I’m safe. My family is safe. My town is safe, my county and state are safe. So is my country. But when I leave my house and my little town and travel to the inner city, ride the escalators up to my newsroom and put the headset around my ears, I’m immediately bombarded with the voices of those who would have me believe I’m not safe, not at all. The terrorists — the Muslim ones — are out to get me. The Mexicans are stealing my job and my right to go to school and get health care. Taking care of the poor is going to bankrupt me. The gays are going to ruin my marriage.

Oh wait. I am gay, and I’m not married. Yikes. If that one’s not valid, does that mean the others aren’t either?

Two of my supervisor colleagues are Muslim. So’s one of my copy editors. One of my staff is Mexican. None of us are poor, but my little group just raised more than $700 so a family could have a Christmas. And my family took the name of a little girl off the Salvation Army tree and made sure she’s having one too, with warm clothes and shoes and even a few toys. I just hope they’re all OK after the holidays are over, when none of us are paying any attention to them anymore.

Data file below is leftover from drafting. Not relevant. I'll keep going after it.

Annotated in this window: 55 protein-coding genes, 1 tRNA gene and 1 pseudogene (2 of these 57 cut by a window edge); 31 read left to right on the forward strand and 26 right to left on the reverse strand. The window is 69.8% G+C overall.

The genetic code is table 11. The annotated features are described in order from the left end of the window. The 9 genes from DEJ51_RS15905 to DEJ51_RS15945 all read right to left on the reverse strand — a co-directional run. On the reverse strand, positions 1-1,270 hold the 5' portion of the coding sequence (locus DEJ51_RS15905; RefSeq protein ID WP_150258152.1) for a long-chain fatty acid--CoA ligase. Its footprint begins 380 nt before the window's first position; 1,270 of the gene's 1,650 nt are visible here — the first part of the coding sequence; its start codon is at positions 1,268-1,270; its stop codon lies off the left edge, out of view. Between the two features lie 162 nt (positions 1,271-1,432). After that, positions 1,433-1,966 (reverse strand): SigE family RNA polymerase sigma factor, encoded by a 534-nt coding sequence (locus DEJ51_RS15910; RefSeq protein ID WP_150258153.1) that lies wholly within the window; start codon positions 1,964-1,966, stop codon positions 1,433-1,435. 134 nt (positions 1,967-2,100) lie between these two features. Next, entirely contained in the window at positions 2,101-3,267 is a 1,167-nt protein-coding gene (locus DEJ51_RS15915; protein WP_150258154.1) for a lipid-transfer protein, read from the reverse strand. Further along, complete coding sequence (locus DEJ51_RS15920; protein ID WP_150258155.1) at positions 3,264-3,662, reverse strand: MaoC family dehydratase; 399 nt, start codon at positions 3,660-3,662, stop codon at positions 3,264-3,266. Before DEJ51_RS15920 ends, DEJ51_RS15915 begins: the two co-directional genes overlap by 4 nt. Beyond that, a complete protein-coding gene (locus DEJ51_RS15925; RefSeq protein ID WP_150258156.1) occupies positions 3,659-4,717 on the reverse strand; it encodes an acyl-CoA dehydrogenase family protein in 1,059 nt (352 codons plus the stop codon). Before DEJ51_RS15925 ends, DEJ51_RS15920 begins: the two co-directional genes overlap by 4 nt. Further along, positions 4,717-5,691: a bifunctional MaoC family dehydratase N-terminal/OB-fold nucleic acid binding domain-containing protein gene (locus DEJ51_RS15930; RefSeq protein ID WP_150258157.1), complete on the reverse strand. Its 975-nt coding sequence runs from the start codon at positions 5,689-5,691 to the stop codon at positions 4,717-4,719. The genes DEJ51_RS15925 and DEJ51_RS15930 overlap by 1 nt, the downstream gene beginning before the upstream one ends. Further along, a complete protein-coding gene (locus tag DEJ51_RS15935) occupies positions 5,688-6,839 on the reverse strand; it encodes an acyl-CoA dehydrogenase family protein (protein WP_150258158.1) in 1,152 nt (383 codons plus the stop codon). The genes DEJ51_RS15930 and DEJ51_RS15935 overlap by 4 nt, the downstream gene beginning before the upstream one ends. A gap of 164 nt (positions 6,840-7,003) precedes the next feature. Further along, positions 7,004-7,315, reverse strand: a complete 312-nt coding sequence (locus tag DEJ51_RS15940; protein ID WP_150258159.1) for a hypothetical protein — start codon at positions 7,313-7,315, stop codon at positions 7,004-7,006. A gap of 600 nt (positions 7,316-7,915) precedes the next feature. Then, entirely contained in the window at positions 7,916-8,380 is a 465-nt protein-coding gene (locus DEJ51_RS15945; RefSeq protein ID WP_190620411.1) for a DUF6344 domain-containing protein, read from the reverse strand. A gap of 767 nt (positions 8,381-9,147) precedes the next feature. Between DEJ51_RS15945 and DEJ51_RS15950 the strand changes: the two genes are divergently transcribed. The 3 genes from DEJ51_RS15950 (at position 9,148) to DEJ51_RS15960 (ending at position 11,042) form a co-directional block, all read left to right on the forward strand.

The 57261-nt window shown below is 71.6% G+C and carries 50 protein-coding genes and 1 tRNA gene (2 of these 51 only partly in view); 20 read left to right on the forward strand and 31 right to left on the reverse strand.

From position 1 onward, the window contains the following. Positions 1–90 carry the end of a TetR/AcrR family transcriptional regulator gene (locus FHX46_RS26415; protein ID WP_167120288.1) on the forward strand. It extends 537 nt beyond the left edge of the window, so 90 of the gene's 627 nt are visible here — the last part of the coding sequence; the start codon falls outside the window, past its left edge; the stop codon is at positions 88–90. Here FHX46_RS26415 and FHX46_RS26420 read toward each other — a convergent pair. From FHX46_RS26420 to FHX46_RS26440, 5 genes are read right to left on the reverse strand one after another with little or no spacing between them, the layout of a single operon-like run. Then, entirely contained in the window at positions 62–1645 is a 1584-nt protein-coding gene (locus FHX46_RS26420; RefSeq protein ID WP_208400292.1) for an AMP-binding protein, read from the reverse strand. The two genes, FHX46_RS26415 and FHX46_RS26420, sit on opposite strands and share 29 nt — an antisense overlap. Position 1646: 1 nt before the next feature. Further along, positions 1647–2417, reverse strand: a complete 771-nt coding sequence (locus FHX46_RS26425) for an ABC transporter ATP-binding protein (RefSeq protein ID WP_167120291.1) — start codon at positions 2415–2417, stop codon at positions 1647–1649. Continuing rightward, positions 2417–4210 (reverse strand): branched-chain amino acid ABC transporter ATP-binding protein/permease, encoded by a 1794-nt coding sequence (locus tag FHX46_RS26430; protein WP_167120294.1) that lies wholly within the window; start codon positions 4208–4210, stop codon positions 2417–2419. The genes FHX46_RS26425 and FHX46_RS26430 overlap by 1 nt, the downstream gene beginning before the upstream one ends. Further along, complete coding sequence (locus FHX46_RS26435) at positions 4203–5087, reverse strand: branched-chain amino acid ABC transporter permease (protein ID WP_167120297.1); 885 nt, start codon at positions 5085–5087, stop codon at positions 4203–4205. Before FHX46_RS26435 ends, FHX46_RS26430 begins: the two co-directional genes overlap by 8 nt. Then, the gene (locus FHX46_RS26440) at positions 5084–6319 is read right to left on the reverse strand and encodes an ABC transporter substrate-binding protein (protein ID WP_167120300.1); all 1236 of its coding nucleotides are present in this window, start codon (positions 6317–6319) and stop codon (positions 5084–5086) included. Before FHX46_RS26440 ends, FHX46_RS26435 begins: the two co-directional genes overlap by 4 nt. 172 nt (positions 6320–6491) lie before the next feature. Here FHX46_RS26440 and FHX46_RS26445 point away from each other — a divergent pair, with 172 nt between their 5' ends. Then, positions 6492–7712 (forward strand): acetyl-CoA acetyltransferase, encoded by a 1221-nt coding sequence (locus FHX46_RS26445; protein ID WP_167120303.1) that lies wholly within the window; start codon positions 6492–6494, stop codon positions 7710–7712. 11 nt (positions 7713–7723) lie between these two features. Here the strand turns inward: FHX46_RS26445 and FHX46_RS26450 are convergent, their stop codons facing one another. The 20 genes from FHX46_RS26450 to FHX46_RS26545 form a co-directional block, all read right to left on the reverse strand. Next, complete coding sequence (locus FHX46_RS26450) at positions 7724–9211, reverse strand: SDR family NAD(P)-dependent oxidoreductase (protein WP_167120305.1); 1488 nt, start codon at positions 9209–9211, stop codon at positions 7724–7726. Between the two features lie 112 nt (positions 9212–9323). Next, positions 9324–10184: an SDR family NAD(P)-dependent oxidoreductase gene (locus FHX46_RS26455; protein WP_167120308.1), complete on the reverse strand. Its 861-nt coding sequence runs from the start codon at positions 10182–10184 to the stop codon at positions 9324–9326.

It didn’t bankrupt me to do what little I did. And it won’t bankrupt the government to help them the rest of the time. But the cavemen who make up the conservative movement in this country think it will. To them, it’s every man, woman and small child for themselves. No health care? Get a job and pay for it. No job? You lazy bum. I got mine, fuck you.

It’s a mindset I cannot understand. Most of these cavemen have more than enough. Way more than enough. And it’s still not enough. They must have more tax cuts. Hell, they’d prefer if there were no taxes. They’d create jobs then.

Except they won’t. If businesses and their owners have extra money from tax cuts, they don’t hire more people. They only hire, they only create jobs, when they have more customers than they can take care of with what they already have. Then they’ll create jobs. Begrudgingly, but they will create them.